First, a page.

After two years in Paris Van Gogh left the city, tired of the ceaseless activity and longing for a peaceful and calm environment to work in. His initial enthusiasm for the city had worn quickly and
his relationship with his brother Theo, exasperated by their shared living arrangements, was under considerable strain.
In February 1888, Van Gogh headed for the south of France, to Arles, a rural, agricultural town nestled between the River Rhone and the wild countryside of the Camargue. He arrived armed with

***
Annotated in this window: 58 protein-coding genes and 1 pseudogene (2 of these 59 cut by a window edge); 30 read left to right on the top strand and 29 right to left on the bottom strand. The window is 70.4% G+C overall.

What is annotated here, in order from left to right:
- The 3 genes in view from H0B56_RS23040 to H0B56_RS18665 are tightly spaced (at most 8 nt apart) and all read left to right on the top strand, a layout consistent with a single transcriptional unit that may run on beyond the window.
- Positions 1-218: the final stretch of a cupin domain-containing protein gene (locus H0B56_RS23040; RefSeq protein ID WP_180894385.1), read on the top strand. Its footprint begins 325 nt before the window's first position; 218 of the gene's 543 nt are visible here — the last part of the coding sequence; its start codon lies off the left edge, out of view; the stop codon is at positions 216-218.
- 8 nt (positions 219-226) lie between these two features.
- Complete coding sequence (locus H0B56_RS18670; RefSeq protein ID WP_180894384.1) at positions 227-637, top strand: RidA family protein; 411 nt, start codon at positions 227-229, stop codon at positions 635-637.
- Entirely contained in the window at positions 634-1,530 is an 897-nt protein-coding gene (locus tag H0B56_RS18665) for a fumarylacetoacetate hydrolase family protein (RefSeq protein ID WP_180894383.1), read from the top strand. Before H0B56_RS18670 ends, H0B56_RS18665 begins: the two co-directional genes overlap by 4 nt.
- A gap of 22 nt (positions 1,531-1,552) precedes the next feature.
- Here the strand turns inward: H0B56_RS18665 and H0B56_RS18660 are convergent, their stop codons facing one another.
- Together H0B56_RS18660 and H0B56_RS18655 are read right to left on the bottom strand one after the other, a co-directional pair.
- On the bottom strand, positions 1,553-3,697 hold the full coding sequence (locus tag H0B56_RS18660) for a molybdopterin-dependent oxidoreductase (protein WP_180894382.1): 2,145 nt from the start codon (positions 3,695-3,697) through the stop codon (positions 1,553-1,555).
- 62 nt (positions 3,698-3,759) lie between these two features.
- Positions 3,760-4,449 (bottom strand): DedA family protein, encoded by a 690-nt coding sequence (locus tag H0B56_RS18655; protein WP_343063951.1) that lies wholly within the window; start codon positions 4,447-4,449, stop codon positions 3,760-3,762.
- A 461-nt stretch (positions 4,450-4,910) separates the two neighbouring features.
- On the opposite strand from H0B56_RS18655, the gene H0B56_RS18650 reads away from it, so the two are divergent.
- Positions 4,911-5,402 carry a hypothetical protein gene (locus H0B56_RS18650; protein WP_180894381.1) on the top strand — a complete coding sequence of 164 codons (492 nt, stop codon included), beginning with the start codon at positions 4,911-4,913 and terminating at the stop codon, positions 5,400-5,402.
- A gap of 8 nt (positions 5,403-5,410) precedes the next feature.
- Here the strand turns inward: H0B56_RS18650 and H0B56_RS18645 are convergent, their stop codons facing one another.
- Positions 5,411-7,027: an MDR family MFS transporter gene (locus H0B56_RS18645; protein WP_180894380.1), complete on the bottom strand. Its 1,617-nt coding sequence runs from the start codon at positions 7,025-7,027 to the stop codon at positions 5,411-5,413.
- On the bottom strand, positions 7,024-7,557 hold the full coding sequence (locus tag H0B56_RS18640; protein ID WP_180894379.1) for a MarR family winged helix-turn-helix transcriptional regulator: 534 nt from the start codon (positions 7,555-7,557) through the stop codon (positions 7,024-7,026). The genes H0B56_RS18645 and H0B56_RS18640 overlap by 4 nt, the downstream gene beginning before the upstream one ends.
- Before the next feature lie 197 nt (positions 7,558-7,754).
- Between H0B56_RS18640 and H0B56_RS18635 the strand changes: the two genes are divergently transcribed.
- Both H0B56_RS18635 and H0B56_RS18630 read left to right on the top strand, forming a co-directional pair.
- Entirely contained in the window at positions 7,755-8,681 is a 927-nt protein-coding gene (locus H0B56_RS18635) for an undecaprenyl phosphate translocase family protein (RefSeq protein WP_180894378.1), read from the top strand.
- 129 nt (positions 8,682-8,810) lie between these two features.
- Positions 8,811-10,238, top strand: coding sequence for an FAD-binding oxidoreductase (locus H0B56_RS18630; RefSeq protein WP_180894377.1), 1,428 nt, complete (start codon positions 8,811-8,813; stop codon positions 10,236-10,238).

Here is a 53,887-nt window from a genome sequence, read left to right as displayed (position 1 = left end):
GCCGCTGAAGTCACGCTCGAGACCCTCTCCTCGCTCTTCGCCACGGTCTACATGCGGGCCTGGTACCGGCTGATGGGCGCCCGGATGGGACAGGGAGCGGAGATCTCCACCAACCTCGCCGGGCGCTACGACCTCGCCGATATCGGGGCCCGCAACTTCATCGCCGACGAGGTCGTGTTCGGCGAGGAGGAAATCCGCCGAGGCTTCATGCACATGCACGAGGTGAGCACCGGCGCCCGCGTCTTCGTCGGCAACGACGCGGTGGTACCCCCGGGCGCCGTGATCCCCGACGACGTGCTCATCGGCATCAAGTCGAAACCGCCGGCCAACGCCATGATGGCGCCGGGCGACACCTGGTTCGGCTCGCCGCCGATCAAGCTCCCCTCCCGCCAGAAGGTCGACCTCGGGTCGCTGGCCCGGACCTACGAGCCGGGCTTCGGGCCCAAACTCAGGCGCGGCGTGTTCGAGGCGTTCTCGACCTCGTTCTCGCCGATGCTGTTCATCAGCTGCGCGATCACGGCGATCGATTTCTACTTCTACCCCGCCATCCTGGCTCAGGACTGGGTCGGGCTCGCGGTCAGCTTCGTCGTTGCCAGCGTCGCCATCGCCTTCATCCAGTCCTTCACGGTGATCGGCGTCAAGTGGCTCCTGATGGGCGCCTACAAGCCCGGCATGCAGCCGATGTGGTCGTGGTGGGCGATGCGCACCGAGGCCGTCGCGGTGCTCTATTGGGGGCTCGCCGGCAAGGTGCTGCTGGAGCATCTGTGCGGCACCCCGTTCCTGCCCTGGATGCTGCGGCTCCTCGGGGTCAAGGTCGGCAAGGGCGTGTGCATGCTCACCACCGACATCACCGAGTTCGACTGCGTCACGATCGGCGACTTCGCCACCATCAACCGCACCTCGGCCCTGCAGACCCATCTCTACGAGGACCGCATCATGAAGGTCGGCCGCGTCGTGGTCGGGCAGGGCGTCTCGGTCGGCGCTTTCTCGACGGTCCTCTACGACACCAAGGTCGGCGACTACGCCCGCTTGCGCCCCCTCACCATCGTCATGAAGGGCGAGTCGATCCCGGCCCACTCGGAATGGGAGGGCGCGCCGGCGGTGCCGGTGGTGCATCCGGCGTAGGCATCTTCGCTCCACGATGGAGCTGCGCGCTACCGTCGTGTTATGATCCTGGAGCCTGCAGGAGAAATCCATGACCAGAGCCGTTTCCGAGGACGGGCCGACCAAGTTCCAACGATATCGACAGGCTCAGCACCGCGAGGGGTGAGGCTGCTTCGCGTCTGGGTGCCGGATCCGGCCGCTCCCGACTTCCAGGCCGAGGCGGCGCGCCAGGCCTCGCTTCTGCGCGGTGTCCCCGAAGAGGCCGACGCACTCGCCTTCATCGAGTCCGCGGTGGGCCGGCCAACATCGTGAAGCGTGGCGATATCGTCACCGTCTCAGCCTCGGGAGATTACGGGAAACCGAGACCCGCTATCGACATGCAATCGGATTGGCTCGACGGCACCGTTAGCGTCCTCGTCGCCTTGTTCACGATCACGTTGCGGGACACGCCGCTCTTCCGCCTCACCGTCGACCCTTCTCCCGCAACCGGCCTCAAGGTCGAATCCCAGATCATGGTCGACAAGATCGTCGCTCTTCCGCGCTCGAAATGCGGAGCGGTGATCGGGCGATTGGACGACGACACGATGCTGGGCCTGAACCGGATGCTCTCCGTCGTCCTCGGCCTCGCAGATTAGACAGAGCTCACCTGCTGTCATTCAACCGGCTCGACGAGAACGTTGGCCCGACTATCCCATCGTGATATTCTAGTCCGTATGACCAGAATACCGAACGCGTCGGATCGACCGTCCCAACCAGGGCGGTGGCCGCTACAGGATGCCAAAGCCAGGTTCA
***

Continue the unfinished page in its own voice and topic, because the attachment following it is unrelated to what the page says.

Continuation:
romantic preconceptions: to him the south was an unpolluted haven, a place of pure, clear colors and translucent light - it was to him the Japan of France, landscape scenes such as this, and
paintings of trees and blossoms dominated his work as he immersed himself in the countryside, ignoring the ancient, buildings and more popular tourist sites in the town. His palette had brightened
and become bolder, and increasingly he drew on the influence of Japanese woodcuts, which can clearly be seen here. He painted a number of pictures of the little wooden drawbridge outside Arles,
which ironically was very Dutch in design.